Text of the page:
The End. For book lovers, those words sometimes have a painful ring, don’t they? Plenty of readers have mourned the end of their favorite novels and series novels. My friend Jamie is currently grappling with finishing the final book in Robert Jordan’s The Wheel of Time series, which she has been reading since she was a teenager.
At the same time, though, particularly in non-series books, those last lines can be evocative and incredibly powerful—Hemingway’s ambiguously tense “Yes, I said, ‘Isn’t it pretty to think so?’” in The Sun Also Rises, for example. If you’ve always been intrigued by last moments, these readings are for you.
On Your Kindle
The Orchid Thief, by Susan Orleans
Orleans’ non-fiction bestseller, The Orchid Thief, is a compelling trek into the wild parts of Florida with obsessive orchid collector John Laroche. Fittingly, her final line is focused on the swamps where orchids still grow: “After hours or minutes or forever, we splashed through the last black water and onto the dry levee. First we turned to the right but saw only more cypress and palm and saw grass, so we turned to the left, and there, far down the diagonal of the levee, we could see the gleam of a car fender, and we followed it like a beacon all the way to the road.”
On Your Smartphone
"100 Best Last Lines," The American Book Review
This list will remind you of all those famous endings you’ve read and make you want to re-read them—and then read more of the listed novels. For me, two novels particularly stand out: I’d forgotten the way that Margaret Atwood crafted the final line of The Handmaid’s Tale to make her readers feel the inadequacy of our historical record when it comes to documenting human tragedy. Likewise, Kate Chopin’s decision to end The Awakening with one line conveys Edna Pelletier’s helplessness in the face of her environment: “There was the hum of bees, and the musky odor of pinks filled the air.”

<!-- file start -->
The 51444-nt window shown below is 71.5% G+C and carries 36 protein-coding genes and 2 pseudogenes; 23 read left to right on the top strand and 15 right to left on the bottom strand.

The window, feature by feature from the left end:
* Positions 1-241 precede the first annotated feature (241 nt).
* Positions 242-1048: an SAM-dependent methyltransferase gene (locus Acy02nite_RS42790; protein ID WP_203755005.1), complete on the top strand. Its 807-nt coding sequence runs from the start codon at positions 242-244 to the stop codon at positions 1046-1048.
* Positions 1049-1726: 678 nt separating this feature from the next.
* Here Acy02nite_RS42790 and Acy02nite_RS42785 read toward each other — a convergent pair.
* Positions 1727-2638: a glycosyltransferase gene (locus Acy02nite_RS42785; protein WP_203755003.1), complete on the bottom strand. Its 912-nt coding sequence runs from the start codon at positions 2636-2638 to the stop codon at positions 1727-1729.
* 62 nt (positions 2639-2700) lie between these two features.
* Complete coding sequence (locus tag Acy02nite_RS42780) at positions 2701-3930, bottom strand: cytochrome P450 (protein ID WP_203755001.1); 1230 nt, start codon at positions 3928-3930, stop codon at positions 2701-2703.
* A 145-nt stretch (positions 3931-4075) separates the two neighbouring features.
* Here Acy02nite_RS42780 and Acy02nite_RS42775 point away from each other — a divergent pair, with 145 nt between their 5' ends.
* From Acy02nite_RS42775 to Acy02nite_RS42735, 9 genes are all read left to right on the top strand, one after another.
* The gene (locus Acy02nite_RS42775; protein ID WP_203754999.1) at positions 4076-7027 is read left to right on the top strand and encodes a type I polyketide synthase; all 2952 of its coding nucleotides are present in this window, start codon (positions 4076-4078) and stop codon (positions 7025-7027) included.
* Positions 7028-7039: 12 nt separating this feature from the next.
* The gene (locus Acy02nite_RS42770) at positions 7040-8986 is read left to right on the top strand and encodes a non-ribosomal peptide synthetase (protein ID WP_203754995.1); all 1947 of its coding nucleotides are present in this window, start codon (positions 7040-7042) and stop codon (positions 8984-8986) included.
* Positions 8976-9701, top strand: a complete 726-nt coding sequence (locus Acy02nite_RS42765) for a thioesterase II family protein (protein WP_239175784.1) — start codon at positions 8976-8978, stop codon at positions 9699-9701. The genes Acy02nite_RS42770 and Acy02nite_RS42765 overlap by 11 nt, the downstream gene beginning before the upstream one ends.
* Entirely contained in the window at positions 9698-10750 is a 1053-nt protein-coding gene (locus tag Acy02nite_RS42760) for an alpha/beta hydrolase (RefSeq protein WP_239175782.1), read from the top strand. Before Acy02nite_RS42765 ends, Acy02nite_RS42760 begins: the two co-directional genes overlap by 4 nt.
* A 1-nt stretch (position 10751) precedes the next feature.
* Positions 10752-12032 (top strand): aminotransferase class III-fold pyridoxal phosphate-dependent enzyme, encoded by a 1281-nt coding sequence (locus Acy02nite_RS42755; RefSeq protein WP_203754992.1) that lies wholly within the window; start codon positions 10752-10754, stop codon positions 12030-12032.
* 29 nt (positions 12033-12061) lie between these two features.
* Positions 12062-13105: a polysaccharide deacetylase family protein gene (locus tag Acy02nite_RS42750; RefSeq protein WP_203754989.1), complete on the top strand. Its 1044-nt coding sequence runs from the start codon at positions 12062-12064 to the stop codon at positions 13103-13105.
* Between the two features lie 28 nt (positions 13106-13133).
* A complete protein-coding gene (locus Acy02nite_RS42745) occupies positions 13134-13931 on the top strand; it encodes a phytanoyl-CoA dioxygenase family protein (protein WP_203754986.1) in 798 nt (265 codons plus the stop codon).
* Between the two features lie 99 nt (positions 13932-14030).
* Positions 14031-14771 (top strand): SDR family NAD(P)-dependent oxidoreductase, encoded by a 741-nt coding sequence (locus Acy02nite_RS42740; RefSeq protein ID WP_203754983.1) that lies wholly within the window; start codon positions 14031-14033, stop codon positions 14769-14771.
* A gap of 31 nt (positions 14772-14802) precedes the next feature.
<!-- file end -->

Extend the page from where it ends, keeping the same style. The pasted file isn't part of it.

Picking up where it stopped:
On a Podcast
"The Best 100 Closing Lines From Books," Stylist
Like the American Book Review, Stylist’s multimedia list incorporates many classic novels with mournful endings. However, it also highlights recent novels with striking final paragraphs and provides space in the comments for readers to add in their own favorites. In particular, I was struck by the memorably cheerful and reassuring final images in some of my favorite comic novels. When Jane Austen writes at the end of Pride & Prejudice, "With the Gardiners, they were always on the most intimate terms. Darcy, as well as Elizabeth, really loved them; and they were both ever sensible of the warmest gratitude towards the persons who, by bringing her into Derbyshire, had been the means of uniting them," it’s impossible to imagine an unhappy future for Lizzy Bennet.
Rebecca, by Daphne Du Maurier
Daphne Du Maurier’s most famous novel is perhaps the best example I can cite of a passive, yet wholly sympathetic narrator—the second Mrs. deWinter’s confusion and discomfort is relatable, rather than puzzling or frustrating for the reader. What makes the final lines of the novel so moving is Du Maurier’s ability to show us the nameless narrator’s evolution from innocence to grief entirely in the first person.